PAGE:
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Clinical display but we must up ante in attack

IRELand put Wales to the sword on Saturday in what was undoubtedly a more clinical all-round performance than the previous games. Granted the Welsh were severely depleted up front: they clearly lacked the precision and direction which is normally afforded to them by the likes of Gethin Jenkins, Alun Wyn Jones and Ryan Jones. However, it would still have been hard to see anything but an Irish win, such was the dominance of the men in green.

I was delighted that we tried to seize the initiative from the start. We were not afraid to attack from deep within our own territory when it was on, often making some good ground. We did fail to capitalise on some good initial pressure when Jonny Sexton failed to convert his initial penalty, such was the way his day panned out from the dead ball. However, the influence he exerts throughout the rest of his game for this team cannot be underestimated.

It was great to see David Wallace and Paul O'Connell have big games, which clearly aided Ireland's cause, as did Tomas O'Leary, whose constant threat especially in the first half had the Welsh in all sorts of trouble. His workrate in attack and defence rightly earned him the man of the match award.


It was also great to see Brian O'Driscoll come through the game on his 100th cap.

It is a great achievement, especially for a three-quarter. John Hayes definitely has the build of a man who could survive 100 games but, for O'Driscoll, whose body has been through the mill over the years, it is an extra-special achievement.

He did not have his best game, which is understandable after the knock he got in Twickenham. I was a little worried for him on Saturday because his injury was definitely played down in the aftermath of that match.

His presence on the pitch is always important for the team, regardless of whether he is at 100pc or not, and the guys around him are always ready and willing to take on the mantle.

After witnessing the awful standard of rugby in Murrayfield between England and Scotland, dare I say, we look good for yet another Triple Crown. It will look good in the history books but, to be realistic, we should be expected to beat the other three home nations at this point in time.

We are currently behind the top three and probably France in the unofficial rankings so, to be fair, the team and management should only be developing a game that can challenge those above us heading into the World Cup.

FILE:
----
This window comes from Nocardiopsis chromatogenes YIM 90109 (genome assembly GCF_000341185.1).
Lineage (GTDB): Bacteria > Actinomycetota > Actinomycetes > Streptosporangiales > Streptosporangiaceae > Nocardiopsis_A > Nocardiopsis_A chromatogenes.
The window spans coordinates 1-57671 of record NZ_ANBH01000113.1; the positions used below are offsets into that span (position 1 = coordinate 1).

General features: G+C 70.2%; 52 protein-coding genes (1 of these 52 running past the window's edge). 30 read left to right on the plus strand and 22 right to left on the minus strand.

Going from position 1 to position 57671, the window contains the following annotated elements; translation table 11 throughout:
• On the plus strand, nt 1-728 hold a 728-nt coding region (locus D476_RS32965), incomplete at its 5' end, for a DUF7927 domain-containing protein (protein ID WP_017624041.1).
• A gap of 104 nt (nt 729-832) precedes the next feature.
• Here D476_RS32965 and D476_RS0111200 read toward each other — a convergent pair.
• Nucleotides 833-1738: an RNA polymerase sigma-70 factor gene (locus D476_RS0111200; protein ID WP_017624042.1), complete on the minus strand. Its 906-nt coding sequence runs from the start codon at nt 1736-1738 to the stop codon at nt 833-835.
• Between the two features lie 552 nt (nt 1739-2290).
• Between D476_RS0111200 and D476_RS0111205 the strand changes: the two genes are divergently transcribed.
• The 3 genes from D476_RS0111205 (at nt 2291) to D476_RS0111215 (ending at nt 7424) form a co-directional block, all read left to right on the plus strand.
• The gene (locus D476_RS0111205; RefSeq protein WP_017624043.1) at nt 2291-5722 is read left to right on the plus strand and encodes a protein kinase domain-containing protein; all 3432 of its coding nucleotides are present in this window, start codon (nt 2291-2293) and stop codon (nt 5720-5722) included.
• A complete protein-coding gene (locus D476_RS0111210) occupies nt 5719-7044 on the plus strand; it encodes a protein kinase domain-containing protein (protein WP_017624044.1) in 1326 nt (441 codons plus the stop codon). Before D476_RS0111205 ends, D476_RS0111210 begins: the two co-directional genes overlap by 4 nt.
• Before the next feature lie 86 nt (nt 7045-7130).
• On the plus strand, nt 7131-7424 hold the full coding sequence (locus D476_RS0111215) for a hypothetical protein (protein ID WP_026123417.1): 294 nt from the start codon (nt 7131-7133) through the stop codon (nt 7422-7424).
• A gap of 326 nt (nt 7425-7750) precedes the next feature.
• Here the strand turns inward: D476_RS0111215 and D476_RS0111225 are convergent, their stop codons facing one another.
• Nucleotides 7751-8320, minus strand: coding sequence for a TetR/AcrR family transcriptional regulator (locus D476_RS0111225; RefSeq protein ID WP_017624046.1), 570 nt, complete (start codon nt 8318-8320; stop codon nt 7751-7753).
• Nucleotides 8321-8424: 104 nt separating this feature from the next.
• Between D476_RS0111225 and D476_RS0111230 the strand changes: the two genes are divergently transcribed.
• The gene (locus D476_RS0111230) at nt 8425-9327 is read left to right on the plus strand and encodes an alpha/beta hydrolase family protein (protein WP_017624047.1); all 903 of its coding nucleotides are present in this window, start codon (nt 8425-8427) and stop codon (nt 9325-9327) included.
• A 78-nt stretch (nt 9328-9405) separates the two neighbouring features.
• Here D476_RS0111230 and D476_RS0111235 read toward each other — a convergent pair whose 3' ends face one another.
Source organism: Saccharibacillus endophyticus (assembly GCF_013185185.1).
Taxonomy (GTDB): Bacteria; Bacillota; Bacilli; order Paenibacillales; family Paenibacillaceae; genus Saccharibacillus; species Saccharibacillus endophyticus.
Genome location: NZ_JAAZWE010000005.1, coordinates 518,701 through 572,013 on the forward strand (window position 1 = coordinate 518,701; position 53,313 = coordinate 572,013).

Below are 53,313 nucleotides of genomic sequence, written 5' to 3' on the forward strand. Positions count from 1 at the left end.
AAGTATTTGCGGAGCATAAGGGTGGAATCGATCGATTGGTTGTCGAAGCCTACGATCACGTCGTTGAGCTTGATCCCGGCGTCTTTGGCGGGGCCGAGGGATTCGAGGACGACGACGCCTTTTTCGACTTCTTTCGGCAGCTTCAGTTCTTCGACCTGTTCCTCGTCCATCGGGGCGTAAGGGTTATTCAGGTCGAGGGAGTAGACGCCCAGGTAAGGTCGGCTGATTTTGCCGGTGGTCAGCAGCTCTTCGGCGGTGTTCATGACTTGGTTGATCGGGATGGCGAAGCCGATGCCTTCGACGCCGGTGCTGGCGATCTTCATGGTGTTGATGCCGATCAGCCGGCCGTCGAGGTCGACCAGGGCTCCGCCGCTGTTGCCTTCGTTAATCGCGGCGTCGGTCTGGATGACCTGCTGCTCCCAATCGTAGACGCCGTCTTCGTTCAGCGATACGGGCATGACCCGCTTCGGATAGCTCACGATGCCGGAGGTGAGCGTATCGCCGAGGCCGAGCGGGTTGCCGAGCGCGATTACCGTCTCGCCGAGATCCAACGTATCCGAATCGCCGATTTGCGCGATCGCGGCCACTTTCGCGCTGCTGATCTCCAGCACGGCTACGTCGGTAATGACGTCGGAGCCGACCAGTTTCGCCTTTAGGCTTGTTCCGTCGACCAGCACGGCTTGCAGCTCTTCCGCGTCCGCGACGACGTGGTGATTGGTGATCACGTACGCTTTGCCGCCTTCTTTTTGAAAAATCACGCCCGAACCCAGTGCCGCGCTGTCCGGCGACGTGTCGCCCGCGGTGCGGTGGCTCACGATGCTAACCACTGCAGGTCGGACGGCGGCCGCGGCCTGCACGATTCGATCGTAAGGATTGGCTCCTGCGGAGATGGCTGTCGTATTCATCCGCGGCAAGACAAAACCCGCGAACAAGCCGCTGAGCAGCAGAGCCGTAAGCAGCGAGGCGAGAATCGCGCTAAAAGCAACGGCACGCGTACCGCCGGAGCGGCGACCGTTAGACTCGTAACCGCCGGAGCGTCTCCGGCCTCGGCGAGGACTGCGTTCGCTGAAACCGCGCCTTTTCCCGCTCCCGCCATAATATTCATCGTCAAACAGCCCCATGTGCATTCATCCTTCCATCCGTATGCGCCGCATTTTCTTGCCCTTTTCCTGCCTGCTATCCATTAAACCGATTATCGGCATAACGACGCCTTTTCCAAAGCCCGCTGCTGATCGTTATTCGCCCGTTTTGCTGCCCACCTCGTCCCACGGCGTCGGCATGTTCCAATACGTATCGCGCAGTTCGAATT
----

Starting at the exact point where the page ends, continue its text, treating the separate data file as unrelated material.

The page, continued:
I would be very surprised if the players are not thinking along the same lines. Part of me is still unsure about whether the way we approach our game can challenge the best in the world.

We remain a set-piece-orientated side. Apart from some quick thinking from O'Leary which led to the Earls try, all our other scores came from set-pieces.

I am happy to take our scores whichever way they are presented but as an attacking force it is still unclear how we are going to create tries against teams who will put a lot more pressure on our lineout.


It is hard to see the best teams coughing up tries off first or second phase possession. No doubt it will be more of a focal point for them after watching us in this championship.

Wales, to be fair, did show plenty of endeavour with the ball in hand. With weaker forwards and an excellent backline it is understandable why they play the way they do.

It begs the question why Ireland cannot adopt a similar approach to their multi-phase possession.

With just as many game-breakers in behind and many rampaging forwards there is no reason why we cannot play a bit more with the ball in hand.

I must admit I do find it frustrating to watch ourselves defending for large parts of many of the games we are playing. The ball in open play accounts for 75pc of the game, therefore a lot more of our attacking game should be based around acquiring a larger portion of that percentage.

At half-time yesterday, with the wind in our sails, I was hoping we would come out in the second half and really have a cut at the Welsh. Their defence was poor, especially between the fringe and their backline, so there was no reason why we could not have upped the ante.

We ended up defending for large parts of the second half, but when we did get possession we always looked dangerous.

I get the sense that the players are being given the nod by the coaches to play what they see in front of them. I just hope that what they are doing on the training pitch is empowering them with the confidence to adopt a more enterprising approach under Test match pressure.